By Lisa DiMucci
I never thought I’d be sitting at home reliving my late husband’s life through a box of newspaper clippings with two babies to look after. But there I was, less than a year after Sal’s death, thumbing through the mementos he kept boxed up. I used to think of the boxes as kind of a nuisance, taking up space. I didn’t understand why he’d kept so many. But then I came across his football boxes. There was a box of letters from college recruiters, a box of team photos and clippings of old articles from his college and high school playing days that showed him in the limelight as a star running back. It looked like an amazing time in his life filled with close friends, football scouts, and college scholarships. Those were his glory days.
I also never thought I’d hear a police officer pounding on my door. “Your husband has been in an accident, I need to take you to the hospital,” he told me. I sat alone in the hospital room for hours waiting for family and friends to join me, numb to what was happening and waiting to hear about my husband’s condition or if he was even alive. Part of me knew that he wasn’t. In the eight years that I’d known Sal he was never the type to drink and drive, but the toxicology report later confirmed that Sal was over the legal limit. Sal was driving home from dinner when he struck a tree and was thrown from the car; his two acquaintances walked away with minor injuries. I couldn’t make sense of the accident, or his risky behavior. I still can’t. Not completely.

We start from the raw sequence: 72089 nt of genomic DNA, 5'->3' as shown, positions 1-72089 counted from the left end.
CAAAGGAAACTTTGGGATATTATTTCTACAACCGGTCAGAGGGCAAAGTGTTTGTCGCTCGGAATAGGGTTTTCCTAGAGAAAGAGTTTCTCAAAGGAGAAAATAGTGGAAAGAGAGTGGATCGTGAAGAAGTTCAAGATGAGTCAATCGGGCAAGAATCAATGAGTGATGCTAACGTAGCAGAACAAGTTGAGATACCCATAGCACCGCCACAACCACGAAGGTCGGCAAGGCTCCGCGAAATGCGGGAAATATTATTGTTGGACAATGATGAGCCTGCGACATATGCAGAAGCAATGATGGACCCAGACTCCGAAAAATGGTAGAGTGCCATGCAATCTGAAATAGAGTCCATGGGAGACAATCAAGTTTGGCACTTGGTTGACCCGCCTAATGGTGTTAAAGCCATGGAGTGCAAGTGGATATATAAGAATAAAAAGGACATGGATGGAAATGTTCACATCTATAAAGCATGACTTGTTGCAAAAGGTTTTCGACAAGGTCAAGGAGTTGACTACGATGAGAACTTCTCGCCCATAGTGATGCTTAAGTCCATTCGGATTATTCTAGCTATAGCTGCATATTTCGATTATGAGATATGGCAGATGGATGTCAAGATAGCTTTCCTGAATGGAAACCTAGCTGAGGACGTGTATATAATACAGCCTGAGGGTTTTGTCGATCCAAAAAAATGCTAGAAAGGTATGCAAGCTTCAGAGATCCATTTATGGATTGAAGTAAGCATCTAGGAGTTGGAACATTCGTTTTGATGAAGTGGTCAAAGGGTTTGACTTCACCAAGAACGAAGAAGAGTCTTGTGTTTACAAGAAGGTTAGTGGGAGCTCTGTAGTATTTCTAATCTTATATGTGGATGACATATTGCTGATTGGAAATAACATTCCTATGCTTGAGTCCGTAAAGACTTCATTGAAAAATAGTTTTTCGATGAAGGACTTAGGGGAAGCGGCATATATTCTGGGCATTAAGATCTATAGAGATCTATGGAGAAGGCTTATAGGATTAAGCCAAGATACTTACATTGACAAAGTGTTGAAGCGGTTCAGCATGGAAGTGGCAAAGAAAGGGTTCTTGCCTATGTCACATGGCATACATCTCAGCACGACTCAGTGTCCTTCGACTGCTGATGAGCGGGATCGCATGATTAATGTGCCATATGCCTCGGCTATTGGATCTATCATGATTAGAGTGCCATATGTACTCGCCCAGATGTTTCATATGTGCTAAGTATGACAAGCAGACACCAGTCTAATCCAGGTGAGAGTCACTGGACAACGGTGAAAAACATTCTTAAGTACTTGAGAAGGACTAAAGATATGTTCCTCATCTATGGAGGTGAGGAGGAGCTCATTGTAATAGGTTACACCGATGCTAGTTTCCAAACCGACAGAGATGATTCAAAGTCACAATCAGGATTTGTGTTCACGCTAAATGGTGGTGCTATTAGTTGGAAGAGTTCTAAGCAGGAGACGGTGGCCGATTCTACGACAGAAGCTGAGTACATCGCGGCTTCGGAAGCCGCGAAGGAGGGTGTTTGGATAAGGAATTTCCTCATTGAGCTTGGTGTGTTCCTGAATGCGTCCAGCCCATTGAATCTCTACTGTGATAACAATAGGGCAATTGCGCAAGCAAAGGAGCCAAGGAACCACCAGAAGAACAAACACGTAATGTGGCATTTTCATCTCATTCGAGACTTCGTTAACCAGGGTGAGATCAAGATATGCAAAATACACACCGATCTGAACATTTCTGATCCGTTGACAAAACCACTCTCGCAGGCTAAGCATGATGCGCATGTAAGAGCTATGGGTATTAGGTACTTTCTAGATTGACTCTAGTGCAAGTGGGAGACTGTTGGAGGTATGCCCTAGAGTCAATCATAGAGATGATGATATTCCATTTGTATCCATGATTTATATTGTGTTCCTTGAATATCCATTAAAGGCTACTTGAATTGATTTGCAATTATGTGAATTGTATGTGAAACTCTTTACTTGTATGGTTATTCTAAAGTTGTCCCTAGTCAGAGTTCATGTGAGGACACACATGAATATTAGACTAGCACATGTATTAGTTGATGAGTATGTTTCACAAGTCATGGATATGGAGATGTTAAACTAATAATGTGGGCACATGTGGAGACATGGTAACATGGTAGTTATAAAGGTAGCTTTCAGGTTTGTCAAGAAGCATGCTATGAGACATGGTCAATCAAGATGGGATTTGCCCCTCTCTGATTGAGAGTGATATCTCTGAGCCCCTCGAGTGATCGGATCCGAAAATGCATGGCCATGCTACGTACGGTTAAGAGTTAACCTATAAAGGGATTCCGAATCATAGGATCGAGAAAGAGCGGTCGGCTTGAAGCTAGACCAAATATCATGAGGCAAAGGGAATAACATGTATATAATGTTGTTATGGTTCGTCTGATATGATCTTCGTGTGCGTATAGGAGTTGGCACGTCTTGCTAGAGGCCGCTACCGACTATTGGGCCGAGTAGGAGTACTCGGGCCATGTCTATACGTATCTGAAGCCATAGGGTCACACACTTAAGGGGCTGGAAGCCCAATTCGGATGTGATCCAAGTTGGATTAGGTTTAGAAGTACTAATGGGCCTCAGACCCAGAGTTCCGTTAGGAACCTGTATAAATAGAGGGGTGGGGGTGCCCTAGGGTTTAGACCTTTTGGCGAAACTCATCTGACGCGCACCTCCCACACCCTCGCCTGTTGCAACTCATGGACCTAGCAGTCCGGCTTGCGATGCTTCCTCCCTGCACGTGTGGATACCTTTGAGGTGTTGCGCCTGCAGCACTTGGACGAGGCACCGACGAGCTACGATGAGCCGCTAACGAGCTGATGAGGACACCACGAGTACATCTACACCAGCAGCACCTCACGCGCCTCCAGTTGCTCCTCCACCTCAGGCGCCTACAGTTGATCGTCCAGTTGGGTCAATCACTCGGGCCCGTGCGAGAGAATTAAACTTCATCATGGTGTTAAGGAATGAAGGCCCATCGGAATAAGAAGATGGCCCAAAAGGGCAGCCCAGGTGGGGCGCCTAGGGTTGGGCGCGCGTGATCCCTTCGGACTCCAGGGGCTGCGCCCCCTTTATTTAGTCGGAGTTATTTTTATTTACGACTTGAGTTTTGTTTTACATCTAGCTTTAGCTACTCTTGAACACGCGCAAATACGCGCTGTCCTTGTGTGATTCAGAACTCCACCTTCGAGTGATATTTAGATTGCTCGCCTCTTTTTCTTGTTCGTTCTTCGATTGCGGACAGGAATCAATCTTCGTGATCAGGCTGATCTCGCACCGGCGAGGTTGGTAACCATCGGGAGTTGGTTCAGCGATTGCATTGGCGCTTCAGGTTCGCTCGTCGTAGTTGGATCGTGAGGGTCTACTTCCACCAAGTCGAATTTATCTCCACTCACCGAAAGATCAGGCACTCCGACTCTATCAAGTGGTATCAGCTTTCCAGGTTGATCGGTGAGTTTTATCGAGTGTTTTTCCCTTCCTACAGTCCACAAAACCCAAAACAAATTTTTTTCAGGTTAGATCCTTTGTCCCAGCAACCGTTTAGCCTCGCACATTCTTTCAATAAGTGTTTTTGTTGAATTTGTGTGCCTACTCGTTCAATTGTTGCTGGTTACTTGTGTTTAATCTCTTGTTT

Sal was strong and intelligent. He played two years of football at Wisconsin before retiring because he blew out both knees. For him to continue playing, his life would have revolved around cortisone injections and pain killers. He just didn’t want to start down that path to play football. Sal didn’t want his football career to destroy his body, so he walked away. He knew enough about his joints to decide football wasn’t worth destroying them, but he had no idea what football could do to his brain.
I met Sal in 2008, when he was 27. I was in medical school and he was contemplating sitting for the LSAT and applying for law school. As our relationship continued, he started to tell me that he felt like something was wrong with his brain. He would also say he felt like he was going to die young. I heard him, but I didn’t really listen until much later. I just thought he felt that way because he’d lost his own father to a heart attack when he was only sixteen. And neither of us knew enough about brain injuries, let alone chronic traumatic encephalopathy (CTE), to understand what might be going on with him.
We dated off and on until we finished professional school, and he was still functioning at a high level. High enough to finish law school and to work in an important role at his family business. When we married in 2013 and had a baby on the way, Sal became more serious than ever about his suspicion that he had brain damage. Sal told me something was wrong with his memory and concentration, and I could see that he was struggling with his moods and behavior. He read everything that he could get his hands on about brain trauma associated with football, but he had come to rely on ADHD medication to concentrate. He hated that he had to take Adderall to accomplish simple tasks, but by that point he needed it get anything done.